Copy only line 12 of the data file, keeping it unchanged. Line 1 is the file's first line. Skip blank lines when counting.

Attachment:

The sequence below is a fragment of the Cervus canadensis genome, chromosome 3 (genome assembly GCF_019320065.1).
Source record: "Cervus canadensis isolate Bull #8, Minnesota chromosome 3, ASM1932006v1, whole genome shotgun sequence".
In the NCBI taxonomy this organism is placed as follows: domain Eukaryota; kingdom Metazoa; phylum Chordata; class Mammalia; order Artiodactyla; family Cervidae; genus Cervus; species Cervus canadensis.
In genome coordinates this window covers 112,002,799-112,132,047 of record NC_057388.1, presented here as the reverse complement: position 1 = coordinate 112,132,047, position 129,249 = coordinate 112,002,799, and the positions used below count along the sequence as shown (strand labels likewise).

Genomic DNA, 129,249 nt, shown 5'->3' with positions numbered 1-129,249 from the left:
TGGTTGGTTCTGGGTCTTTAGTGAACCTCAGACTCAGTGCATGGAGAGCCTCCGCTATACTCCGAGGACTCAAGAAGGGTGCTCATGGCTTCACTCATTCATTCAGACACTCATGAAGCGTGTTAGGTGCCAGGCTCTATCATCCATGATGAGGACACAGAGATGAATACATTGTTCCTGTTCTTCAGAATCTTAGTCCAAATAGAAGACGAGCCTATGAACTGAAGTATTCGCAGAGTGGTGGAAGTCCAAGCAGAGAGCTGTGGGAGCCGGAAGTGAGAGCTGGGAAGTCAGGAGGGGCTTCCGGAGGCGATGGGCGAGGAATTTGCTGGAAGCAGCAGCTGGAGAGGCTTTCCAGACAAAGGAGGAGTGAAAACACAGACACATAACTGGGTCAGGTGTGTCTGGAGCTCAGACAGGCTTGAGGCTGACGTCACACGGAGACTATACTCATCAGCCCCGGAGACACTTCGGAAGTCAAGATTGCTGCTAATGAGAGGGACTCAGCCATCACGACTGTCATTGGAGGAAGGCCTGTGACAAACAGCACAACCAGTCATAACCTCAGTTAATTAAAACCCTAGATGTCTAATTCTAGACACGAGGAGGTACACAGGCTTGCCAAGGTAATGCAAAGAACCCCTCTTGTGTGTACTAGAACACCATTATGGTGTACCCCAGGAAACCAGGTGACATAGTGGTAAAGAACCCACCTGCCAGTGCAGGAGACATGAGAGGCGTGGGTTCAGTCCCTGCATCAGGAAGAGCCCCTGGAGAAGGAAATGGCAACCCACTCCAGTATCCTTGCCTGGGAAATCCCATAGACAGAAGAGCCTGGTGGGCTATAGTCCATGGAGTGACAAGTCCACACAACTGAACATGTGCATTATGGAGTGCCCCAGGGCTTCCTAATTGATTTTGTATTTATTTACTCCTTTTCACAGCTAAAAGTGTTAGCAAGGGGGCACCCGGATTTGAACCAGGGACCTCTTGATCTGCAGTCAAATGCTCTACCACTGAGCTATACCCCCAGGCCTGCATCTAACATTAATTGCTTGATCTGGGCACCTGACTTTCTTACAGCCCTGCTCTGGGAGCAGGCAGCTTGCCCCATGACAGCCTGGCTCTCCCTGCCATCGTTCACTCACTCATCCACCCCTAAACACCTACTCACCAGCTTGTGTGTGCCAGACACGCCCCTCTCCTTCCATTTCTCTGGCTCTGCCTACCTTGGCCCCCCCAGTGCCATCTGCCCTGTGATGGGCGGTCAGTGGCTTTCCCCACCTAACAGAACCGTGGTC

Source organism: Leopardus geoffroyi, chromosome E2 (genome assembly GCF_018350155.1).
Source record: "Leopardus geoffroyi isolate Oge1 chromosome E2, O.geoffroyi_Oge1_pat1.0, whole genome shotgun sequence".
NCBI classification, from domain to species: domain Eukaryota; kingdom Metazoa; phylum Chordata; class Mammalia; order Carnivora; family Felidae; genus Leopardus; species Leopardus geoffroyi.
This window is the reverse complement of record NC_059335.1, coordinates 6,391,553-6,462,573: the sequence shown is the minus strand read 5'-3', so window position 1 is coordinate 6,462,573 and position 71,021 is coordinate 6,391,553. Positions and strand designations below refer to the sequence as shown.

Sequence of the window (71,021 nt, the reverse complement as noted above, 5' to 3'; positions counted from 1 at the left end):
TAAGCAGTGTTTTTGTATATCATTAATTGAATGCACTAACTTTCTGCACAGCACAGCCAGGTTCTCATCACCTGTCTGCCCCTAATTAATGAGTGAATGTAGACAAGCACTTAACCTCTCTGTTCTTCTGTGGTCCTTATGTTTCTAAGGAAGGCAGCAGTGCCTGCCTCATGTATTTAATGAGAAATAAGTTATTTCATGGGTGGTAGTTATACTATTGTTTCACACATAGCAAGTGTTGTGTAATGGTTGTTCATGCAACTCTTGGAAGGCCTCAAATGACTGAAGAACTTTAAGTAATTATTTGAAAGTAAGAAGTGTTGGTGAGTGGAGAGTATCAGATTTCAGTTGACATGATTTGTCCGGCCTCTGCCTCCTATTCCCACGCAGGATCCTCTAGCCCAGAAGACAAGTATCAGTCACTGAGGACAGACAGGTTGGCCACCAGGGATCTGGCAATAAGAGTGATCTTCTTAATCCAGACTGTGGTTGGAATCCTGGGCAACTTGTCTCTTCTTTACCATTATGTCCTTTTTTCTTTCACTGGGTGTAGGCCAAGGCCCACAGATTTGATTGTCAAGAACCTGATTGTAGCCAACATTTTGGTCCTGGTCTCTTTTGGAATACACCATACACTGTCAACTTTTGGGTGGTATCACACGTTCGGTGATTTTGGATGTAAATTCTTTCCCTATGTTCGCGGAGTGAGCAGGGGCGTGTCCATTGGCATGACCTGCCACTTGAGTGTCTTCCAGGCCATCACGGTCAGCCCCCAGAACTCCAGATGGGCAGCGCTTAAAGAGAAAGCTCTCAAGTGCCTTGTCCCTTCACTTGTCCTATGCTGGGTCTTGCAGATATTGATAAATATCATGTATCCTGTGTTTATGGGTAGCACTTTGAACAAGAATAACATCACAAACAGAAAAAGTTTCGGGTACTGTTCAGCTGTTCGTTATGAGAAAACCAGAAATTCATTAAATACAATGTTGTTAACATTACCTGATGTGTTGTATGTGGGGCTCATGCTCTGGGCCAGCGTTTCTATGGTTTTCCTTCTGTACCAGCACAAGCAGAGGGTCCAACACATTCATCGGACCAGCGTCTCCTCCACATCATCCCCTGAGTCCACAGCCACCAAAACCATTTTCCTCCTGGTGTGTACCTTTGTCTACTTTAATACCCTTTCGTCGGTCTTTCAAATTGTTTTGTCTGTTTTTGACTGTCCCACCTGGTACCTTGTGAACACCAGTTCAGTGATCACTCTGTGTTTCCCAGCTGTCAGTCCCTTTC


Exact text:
TAAGCAGTGTTTTTGTATATCATTAATTGAATGCACTAACTTTCTGCACAGCACAGCCAGGTTCTCATCACCTGTCTGCCCCTAATTAATGAGTGAATGTAGACAAGCACTTAACCTCTCTGTTCTTCTGTGGTCCTTATGTTTCTAAGGAAGGCAGCAGTGCCTGCCTCATGTATTTAATGAGAAATAAGTTATTTCATGGGTGGTAGTTATACTATTGTTTCACACATAGCAAGTGTTGTGTAATGGTTGTTCATGCAACTCTTGGAAGGCCTCAAATGACTGAAGAACTTTAAGTAATTATTTGAAAGTAAGAAGTGTTGGTGAGTGGAGAGTATCAGATTTCAGTTGACATGATTTGTCCGGCCTCTGCCTCCTATTCCCACGCAGGATCCTCTAGCCCAGAAGACAAGTATCAGTCACTGAGGACAGACAGGTTGGCCACCAGGGATCTGGCAATAAGAGTGATCTTCTTAATCCAGACTGTGGTTGGAATCCTGGGCAACTTGTCTCTTCTTTACCATTATGTCCTTTTTTCTTTCACTGGGTGTAGGCCAAGGCCCACAGATTTGATTGTCAAGAACCTGATTGTAGCCAACATTTTGGTCCTGGTCTCTTTTGGAATACACCATACACTGTCAACTTTTGGGTGGTATCACACGTTCGGTGATTTTGGATGTAAATTCTTTCCCTATGTTCGCGGAGTGAGCAGGGGCGTGTCCATTGGCATGACCTGCCACTTGAGTGTCTTCCAGGCCATCACGGTCAGCCCCCAGAACTCCAGATGGGCAGCGCTTAAAGAGAAAGCTCTCAAGTGCCTTGTCCCTTCACTTGTCCTATGCTGGGTCTTGCAGATATTGATAAATATCATGTATCCTGTGTTTATGGGTAGCACTTTGAACAAGAATAACATCACAAACAGAAAAAGTTTCGGGTACTGTTCAGCTGTTCGTTATGAGAAAACCAGAAATTCATTAAATACAATGTTGTTAACATTACCTGATGTGTTGTATGTGGGGCTCATGCTCTGGGCCAGCGTTTCTATGGTTTTCCTTCTGTACCAGCACAAGCAGAGGGTCCAACACATTCATCGGACCAGCGTCTCCTCCACATCATCCCCTGAGTCCACAGCCACCAAAACCATTTTCCTCCTGGTGTGTACCTTTGTCTACTTTAATACCCTTTCGTCGGTCTTTCAAATTGTTTTGTCTGTTTTTGACTGTCCCACCTGGTACCTTGTGAACACCAGTTCAGTGATCACTCTGTGTTTCCCAGCTGTCAGTCCCTTTC